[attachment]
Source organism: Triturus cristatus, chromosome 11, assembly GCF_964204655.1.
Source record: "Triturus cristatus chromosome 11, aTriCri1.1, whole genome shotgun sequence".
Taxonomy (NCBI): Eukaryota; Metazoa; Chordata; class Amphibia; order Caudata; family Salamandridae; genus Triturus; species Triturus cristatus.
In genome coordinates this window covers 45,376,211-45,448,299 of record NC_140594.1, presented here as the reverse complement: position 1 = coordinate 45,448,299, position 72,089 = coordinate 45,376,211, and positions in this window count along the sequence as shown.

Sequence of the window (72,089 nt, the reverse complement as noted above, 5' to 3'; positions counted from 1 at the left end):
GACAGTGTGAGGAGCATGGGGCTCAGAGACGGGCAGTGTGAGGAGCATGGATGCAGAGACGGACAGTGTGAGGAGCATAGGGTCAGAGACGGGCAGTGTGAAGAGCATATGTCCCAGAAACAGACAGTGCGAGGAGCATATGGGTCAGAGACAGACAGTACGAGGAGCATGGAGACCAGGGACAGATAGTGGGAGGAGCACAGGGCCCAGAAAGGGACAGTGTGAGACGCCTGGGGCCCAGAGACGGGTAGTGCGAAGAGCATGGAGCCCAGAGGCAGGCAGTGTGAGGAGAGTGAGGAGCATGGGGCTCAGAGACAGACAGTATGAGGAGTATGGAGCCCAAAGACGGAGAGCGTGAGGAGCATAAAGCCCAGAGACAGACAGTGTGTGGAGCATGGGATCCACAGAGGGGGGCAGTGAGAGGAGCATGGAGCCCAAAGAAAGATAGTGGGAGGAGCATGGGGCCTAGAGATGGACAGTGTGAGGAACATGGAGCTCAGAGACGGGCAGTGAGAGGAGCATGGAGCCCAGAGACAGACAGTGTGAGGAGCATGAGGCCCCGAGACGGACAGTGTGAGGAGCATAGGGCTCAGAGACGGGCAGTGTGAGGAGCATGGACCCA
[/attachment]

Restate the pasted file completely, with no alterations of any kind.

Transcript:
Source organism: Triturus cristatus, chromosome 11, assembly GCF_964204655.1.
Source record: "Triturus cristatus chromosome 11, aTriCri1.1, whole genome shotgun sequence".
Taxonomy (NCBI): Eukaryota; Metazoa; Chordata; class Amphibia; order Caudata; family Salamandridae; genus Triturus; species Triturus cristatus.
In genome coordinates this window covers 45,376,211-45,448,299 of record NC_140594.1, presented here as the reverse complement: position 1 = coordinate 45,448,299, position 72,089 = coordinate 45,376,211, and positions in this window count along the sequence as shown.

Sequence of the window (72,089 nt, the reverse complement as noted above, 5' to 3'; positions counted from 1 at the left end):
GACAGTGTGAGGAGCATGGGGCTCAGAGACGGGCAGTGTGAGGAGCATGGATGCAGAGACGGACAGTGTGAGGAGCATAGGGTCAGAGACGGGCAGTGTGAAGAGCATATGTCCCAGAAACAGACAGTGCGAGGAGCATATGGGTCAGAGACAGACAGTACGAGGAGCATGGAGACCAGGGACAGATAGTGGGAGGAGCACAGGGCCCAGAAAGGGACAGTGTGAGACGCCTGGGGCCCAGAGACGGGTAGTGCGAAGAGCATGGAGCCCAGAGGCAGGCAGTGTGAGGAGAGTGAGGAGCATGGGGCTCAGAGACAGACAGTATGAGGAGTATGGAGCCCAAAGACGGAGAGCGTGAGGAGCATAAAGCCCAGAGACAGACAGTGTGTGGAGCATGGGATCCACAGAGGGGGGCAGTGAGAGGAGCATGGAGCCCAAAGAAAGATAGTGGGAGGAGCATGGGGCCTAGAGATGGACAGTGTGAGGAACATGGAGCTCAGAGACGGGCAGTGAGAGGAGCATGGAGCCCAGAGACAGACAGTGTGAGGAGCATGAGGCCCCGAGACGGACAGTGTGAGGAGCATAGGGCTCAGAGACGGGCAGTGTGAGGAGCATGGACCCA